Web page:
News Release: Republican Township Official Switches to Libertarian Party

Republican Township Official Switches to Libertarian Party
John Willis
CONTACT: John Willis (616) 775-1552
Emily Salvette, State Chair (313) 747-8129

After the 1994 elections, many Democrat politicians changed parties to become Republicans (and on occasion we’ve seen some Republican politicians decide to become Democrats), but how about this one: a Republican candidate deciding to become a Libertarian!… only a few months before the election!… And still winning?

It happened in Michigan’s Wexford County where John Willis decided that principle was more important to him than riding on the coattails of either of the two major parties. In the spring of 1996, he joined the Libertarian Party but was disappointed to find that he had missed the state caucus and was unable to run for Boon Township Treasurer as a Libertarian. Instead, he ran for that office on the Republican ticket.

“In order to honestly represent myself, two weeks prior to the election I sent a letter to every household with a registered voter in Boon Township,” Willis explained.

“In the letter I told them that I was not a Republican but was in fact a member of the Libertarian Party. The letter also included information about the Libertarian Party and Harry Browne, our Presidential candidate. I’m proud to say that not only was I elected but that the Browne/Jorgensen ticket received 4.5% of the vote in Boon Township.”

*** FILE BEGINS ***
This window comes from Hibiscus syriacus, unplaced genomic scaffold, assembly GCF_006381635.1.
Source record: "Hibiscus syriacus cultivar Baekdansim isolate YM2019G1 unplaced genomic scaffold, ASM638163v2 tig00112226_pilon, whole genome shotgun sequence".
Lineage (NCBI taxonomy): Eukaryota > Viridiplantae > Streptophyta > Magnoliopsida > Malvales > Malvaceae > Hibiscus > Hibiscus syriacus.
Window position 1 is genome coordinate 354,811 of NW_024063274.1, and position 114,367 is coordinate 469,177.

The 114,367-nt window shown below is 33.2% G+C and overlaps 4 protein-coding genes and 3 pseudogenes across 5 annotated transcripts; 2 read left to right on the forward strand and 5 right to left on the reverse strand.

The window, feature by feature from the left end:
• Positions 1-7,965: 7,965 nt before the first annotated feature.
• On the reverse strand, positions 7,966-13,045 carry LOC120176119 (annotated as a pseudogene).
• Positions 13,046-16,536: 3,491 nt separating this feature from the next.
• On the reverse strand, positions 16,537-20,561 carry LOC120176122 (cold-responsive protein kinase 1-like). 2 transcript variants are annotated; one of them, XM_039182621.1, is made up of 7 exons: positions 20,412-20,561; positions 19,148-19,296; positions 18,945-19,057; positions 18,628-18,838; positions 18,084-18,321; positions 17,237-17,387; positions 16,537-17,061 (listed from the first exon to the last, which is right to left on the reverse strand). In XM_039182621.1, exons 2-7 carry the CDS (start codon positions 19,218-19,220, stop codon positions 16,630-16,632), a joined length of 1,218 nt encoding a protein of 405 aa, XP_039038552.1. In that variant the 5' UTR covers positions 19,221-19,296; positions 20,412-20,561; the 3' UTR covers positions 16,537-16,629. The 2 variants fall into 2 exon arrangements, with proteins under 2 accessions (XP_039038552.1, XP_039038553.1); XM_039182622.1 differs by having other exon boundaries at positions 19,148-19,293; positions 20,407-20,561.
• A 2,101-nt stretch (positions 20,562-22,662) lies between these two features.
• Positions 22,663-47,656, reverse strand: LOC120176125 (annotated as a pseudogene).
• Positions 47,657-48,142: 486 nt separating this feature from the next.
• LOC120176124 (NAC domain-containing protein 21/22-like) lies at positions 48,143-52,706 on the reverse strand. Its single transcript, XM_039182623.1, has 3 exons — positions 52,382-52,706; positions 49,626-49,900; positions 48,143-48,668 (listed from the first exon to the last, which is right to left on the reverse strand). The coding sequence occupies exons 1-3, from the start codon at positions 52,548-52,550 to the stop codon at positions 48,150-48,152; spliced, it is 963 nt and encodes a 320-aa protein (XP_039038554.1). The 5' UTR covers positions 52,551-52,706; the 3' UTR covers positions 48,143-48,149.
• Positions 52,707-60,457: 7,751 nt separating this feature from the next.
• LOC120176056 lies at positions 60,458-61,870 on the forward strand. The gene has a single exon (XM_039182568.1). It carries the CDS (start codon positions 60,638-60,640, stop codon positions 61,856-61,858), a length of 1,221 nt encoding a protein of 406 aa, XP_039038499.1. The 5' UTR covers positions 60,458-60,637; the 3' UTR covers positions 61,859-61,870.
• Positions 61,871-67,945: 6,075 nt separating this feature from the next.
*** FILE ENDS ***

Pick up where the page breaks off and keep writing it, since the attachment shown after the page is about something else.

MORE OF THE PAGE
Today, before fifty Libertarian Party leaders gathered from around the state for a conference in Owosso, Michigan, Willis declared his party switch and reaffirmed his membership: “I believe the time has come to let the rest of the world know that I am proud to be a member of the party of principle, the party that is working to restore government to its original Constitutional size, the only party that does not grant government the right to regulate the lives of individuals and seize the fruits of their labors without consent.”

With this official party switch, Michigan has 3 elected Libertarians in township offices, and 5 Libertarians serving on public commissions through appointment.

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